For many of us floating point numbers remain rather mysterious long after we have got used to their integer equivalents.
Two projects are provided here which I hope will provide illumination for anyone interested. There is no intention to
compete with standard library functions however, just to illustrate the steps that must be taken.
The first project looks at numeric strings like 123.456 and converts then to floating point.
The second puts the first in a subroutine. It then takes strings like 123.456e10 and deals with them in the following stages:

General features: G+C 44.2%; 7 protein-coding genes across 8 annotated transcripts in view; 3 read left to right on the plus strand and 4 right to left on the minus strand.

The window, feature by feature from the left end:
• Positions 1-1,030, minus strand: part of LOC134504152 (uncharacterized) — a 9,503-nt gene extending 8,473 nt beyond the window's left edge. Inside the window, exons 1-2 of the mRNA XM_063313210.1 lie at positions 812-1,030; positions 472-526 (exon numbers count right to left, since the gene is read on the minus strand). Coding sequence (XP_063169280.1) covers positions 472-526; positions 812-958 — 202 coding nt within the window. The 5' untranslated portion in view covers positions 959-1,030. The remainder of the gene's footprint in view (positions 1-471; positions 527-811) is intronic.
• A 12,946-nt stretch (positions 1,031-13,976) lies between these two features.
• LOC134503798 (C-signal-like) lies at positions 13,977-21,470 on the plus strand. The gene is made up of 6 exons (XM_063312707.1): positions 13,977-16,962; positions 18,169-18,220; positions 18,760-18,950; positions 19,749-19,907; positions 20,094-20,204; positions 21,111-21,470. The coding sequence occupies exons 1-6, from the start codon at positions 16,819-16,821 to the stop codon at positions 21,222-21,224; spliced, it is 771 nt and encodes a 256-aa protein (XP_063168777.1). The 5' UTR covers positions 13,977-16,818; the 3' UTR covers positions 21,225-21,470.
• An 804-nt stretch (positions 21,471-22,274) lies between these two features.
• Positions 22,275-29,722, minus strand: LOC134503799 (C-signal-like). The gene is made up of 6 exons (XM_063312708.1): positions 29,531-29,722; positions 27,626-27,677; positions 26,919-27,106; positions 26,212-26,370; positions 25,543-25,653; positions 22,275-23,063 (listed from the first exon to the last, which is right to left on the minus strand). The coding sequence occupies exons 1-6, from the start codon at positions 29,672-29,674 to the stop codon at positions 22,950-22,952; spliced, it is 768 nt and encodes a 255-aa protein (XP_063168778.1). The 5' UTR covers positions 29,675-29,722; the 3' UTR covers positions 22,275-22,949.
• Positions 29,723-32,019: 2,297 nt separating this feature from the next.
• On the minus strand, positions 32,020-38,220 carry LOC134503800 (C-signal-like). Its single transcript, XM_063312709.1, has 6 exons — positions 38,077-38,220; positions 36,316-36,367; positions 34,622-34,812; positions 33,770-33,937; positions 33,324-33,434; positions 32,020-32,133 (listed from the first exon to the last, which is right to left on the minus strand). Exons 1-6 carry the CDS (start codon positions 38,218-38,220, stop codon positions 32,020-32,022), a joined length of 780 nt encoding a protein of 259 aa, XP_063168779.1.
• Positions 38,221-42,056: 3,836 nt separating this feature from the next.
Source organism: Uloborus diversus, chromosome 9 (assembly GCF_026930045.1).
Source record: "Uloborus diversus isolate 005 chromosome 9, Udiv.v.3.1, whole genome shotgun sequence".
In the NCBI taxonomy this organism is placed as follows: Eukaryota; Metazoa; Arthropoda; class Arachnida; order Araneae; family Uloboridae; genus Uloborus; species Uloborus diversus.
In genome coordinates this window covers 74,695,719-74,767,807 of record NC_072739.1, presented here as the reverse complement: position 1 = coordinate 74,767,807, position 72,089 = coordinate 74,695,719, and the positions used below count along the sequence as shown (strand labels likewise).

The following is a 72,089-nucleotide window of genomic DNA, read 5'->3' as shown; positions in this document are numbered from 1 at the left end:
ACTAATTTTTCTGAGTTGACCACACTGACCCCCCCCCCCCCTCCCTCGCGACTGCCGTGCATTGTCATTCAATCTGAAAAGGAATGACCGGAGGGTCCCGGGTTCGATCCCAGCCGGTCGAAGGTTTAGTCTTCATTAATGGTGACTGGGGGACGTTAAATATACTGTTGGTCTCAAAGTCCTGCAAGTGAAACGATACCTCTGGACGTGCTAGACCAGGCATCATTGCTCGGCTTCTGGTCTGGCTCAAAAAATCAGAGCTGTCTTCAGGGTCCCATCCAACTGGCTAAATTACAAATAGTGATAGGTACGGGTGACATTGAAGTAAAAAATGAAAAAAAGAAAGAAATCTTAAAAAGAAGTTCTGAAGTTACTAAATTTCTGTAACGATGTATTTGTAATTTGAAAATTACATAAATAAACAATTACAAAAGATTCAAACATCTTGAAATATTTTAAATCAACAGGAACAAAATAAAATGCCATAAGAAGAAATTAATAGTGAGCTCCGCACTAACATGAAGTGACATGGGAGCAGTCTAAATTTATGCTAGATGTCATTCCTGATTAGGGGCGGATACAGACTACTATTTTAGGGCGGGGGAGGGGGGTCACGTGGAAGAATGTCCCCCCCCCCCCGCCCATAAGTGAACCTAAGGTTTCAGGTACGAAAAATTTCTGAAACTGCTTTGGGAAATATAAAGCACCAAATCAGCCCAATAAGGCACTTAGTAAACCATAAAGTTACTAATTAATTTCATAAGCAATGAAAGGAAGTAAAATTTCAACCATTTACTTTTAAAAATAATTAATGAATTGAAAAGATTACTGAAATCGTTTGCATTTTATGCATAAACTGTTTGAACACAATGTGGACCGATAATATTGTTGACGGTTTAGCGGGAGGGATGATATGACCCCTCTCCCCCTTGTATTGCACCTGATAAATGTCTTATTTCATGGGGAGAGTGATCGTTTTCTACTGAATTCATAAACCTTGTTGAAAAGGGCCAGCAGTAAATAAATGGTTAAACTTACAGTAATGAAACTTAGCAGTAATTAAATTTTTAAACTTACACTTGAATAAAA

Converts the string to 1.234567e12
Converts the 1.23456 to floating point
Uses repeated multiplication or division to amalgamate the exponent
Arithmetic can be performed at this stage and finally the number is reconverted back to a string.
A short introduction is also provided in the .pdf document which outlines the theory in simple terms.
1. This project follows on from the Project Floating point display for the UNO posted on 23, May 2021 which gives some useful links.
The following link which gives an IEEE-754 Floating Point Converter is also recommended:
2. When using the IEEE converter remember that the second project provides better accuracy. For example it is more sensible to convert 8e-5 than 0.00008.